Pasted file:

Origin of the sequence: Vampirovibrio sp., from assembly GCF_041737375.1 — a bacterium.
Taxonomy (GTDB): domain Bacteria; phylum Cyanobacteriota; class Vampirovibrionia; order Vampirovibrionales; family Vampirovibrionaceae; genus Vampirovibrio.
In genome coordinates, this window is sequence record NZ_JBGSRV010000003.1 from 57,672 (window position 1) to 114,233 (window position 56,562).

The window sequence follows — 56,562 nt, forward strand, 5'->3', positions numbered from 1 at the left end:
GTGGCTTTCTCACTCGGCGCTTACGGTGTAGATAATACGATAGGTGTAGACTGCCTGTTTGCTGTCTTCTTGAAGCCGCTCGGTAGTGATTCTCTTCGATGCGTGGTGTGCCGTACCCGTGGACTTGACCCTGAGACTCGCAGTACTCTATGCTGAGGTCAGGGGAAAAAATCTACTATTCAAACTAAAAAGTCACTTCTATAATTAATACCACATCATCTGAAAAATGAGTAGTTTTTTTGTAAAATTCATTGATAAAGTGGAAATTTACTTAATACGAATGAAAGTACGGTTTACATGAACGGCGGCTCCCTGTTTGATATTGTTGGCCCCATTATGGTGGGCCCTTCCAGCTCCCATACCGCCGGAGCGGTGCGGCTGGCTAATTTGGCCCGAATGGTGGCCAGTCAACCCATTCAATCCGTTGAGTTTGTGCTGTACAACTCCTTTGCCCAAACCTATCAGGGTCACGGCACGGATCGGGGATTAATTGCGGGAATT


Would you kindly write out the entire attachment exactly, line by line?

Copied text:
Origin of the sequence: Vampirovibrio sp., from assembly GCF_041737375.1 — a bacterium.
Taxonomy (GTDB): domain Bacteria; phylum Cyanobacteriota; class Vampirovibrionia; order Vampirovibrionales; family Vampirovibrionaceae; genus Vampirovibrio.
In genome coordinates, this window is sequence record NZ_JBGSRV010000003.1 from 57,672 (window position 1) to 114,233 (window position 56,562).

The window sequence follows — 56,562 nt, forward strand, 5'->3', positions numbered from 1 at the left end:
GTGGCTTTCTCACTCGGCGCTTACGGTGTAGATAATACGATAGGTGTAGACTGCCTGTTTGCTGTCTTCTTGAAGCCGCTCGGTAGTGATTCTCTTCGATGCGTGGTGTGCCGTACCCGTGGACTTGACCCTGAGACTCGCAGTACTCTATGCTGAGGTCAGGGGAAAAAATCTACTATTCAAACTAAAAAGTCACTTCTATAATTAATACCACATCATCTGAAAAATGAGTAGTTTTTTTGTAAAATTCATTGATAAAGTGGAAATTTACTTAATACGAATGAAAGTACGGTTTACATGAACGGCGGCTCCCTGTTTGATATTGTTGGCCCCATTATGGTGGGCCCTTCCAGCTCCCATACCGCCGGAGCGGTGCGGCTGGCTAATTTGGCCCGAATGGTGGCCAGTCAACCCATTCAATCCGTTGAGTTTGTGCTGTACAACTCCTTTGCCCAAACCTATCAGGGTCACGGCACGGATCGGGGATTAATTGCGGGAATT